If the conception of the Virgin Mary had taken place six months earlier, Jesus would have been born in Nazareth of Galilee and carried to Bethlehem in Mary’s arms. If the conception had taken place six months later Mary would have already returned to Nazareth, and the Babe would have been born in Nazareth of Galilee. But the edict went out, the conception took place, at exactly the right moment Mary and Joseph were in Bethlehem Ephrathah, and in that moment of time—as Micah the Prophet foretold—Jesus Christ was born and became one of us.
I don’t understand all of this, but Luke 2:7 tells us that Mary brought forth her own child. She delivered her own baby. Where were the midwives? Where was the innkeeper and his wife? Where was anyone to help? No one was there. Mary, alone in a quiet place, in a moment of silence, brought forth her child. And into that silent night burst a tiny baby’s cry.
It was that cry that gave hope to a lost world. Someone had come to fix things. Many misunderstood it at the time. Many thought He was going to take away Roman bondage. Little did they know that He had in mind a bondage greater and more eternal than Roman bondage. When that little One cried, it meant that the Messiah had come to earth. In that quiet moment, God had become human, so that as the God-man He could wrap His arms around a lost humanity, and bring that lost humanity to the Father.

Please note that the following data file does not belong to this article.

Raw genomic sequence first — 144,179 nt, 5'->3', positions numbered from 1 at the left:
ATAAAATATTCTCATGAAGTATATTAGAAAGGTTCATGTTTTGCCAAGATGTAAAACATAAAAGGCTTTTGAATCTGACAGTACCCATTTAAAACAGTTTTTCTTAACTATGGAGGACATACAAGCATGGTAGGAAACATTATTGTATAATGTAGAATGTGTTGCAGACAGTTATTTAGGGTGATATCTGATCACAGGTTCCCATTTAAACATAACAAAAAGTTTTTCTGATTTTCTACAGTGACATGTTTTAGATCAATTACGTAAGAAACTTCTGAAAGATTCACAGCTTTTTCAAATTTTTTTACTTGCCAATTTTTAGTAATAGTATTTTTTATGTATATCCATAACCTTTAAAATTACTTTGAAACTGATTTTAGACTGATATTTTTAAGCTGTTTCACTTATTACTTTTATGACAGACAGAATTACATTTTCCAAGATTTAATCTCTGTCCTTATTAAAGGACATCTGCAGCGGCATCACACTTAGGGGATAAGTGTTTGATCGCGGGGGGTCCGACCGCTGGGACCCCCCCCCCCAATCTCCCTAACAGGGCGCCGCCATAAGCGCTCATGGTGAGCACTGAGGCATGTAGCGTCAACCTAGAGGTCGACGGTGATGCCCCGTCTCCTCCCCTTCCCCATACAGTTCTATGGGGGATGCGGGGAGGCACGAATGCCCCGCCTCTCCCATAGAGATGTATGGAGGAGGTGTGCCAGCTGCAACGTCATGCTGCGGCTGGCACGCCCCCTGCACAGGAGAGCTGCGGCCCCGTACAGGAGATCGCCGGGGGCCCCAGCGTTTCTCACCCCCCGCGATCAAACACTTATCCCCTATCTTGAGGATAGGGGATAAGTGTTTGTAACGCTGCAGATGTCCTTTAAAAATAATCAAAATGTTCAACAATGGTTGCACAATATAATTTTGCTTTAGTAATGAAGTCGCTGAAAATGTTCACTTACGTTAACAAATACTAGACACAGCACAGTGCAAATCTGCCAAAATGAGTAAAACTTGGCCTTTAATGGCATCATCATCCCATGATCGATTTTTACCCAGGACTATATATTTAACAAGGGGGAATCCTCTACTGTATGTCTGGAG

A Silent Night on the Hillsides Outside Bethlehem
On the hillside outside of Bethlehem, it was in the cooler season of the year. Shepherds were out in the fields keeping watch over their flocks by night. Nothing special was supposed to happen that night. It was like all the other winter nights when they cared for their sheep and watched over their flocks.
All of a sudden, in that quiet night on the hillside outside Bethlehem there was an interruption. Just as the Baby had broken the silence at His birth, the heavenly choirs came to break the silence of that hillside. In Luke 2:8–14 we read:
Now there were in the same country shepherds living out in the fields, keeping watch over their flock by night. And behold, an angel of the Lord stood before them, and the glory of the Lord shone around them, and they were greatly afraid. Then the angel said to them, “Do not be afraid, for behold, I bring you good tidings of great joy which will be to all people. For there is born to you this day in the city of David a Savior, who is Christ the Lord. And this will be the sign to you: You will find a Babe wrapped in swaddling cloths, lying in a manger.” And suddenly there was with the angel a multitude of the heavenly host praising God and saying: “Glory to God in the highest, and on earth peace, good will toward men!”